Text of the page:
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S.A.D (Seasonal Affective Disorder)
What is S.A.D, and When Was It Discovered?


What is S.A.D, and When Was It Discovered?
Interesting Facts About S.A.D.
S.A.D. Links
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What Is S.A.D.

Our biochronological clock is set to a 24 hour period, which incorporates the aproximate time of the rising and setting sun.
The light from the sun (and only natural light) can create melatonin, which is released during the night. The amount of light recieved during the day affects the amount of melatonin created during the night. However, this is an inverse effect, or in other words, the more sunlight during the day, the less melatonin released during the night, and vice versa.

The more melatonin released into your body, the harder it is for your body to go from a sleep to wake state of being.
In the winter, the days grow shorter (in the northern latitudes moreso), and more melatonin is released during the longer night. This causes the person to go through a drowsy state, become lathargic and ultimalty depressed during the winter.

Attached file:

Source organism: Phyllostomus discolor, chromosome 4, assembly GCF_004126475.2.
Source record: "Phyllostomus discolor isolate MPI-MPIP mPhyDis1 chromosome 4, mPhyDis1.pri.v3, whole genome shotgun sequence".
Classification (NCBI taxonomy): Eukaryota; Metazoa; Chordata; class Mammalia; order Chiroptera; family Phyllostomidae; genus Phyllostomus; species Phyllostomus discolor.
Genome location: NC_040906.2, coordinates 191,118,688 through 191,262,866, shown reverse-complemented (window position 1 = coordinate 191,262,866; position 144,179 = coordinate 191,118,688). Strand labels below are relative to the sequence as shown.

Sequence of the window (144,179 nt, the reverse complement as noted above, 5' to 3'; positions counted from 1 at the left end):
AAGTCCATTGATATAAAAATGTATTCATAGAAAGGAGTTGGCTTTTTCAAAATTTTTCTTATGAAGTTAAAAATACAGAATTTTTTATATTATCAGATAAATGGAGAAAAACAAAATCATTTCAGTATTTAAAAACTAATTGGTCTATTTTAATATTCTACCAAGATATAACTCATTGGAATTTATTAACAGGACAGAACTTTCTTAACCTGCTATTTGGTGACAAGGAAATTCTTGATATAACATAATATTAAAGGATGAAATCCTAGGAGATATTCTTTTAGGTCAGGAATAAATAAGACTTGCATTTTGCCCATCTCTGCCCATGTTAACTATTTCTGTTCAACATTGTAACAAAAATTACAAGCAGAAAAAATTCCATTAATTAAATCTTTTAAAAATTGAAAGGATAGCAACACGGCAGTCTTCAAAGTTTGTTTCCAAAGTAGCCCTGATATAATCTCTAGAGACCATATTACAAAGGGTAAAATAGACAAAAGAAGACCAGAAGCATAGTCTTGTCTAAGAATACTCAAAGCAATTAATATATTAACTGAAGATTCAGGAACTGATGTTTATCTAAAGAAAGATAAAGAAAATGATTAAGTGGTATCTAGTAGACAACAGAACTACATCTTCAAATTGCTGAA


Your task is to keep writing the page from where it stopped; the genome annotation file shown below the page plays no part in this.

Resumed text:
A woman mountain biking; Actual size=180 pixels wide

Because of this increased level of melatonin, some of the population experience an inablility for their internal clocks to reset to the new aproximate times of night and day, thus they become affected by high melatonin and S.A.D.

History of S.A.D.

-Hippocrates postulated centuries ago that these changing patterns of light and dark might cause mood changes

-Seasonal downward mood changes of late fall and winter have been the subject of many sorrowful turn-of-the-century poems of lost love and empty souls.

-Only recently have the effects of sunlight on mood swings been scientifically proved through research and study. The result: a mental disorder called S.A.D.

SAD affects approximately 35 million Americans, 10 million with the disorder and 25 million with subsyndromal SAD

While most people who live in northern latitudes tend to experience some mild depression symptoms related to seasonal changes, up to five or ten percent of the general population may be affected by one or more of the diagnostic symptoms of Seasonal Affective Disorder

There is a clear link between latitude (probably proportional to the amount of exposure to daily direct sunlight) and the susceptibility to Seasonal Affective Disorder. For example, in Florida, less than 1% of the general population is thought to be affected by SAD, while in Alaska, the percentage of affected people may be as high as 10%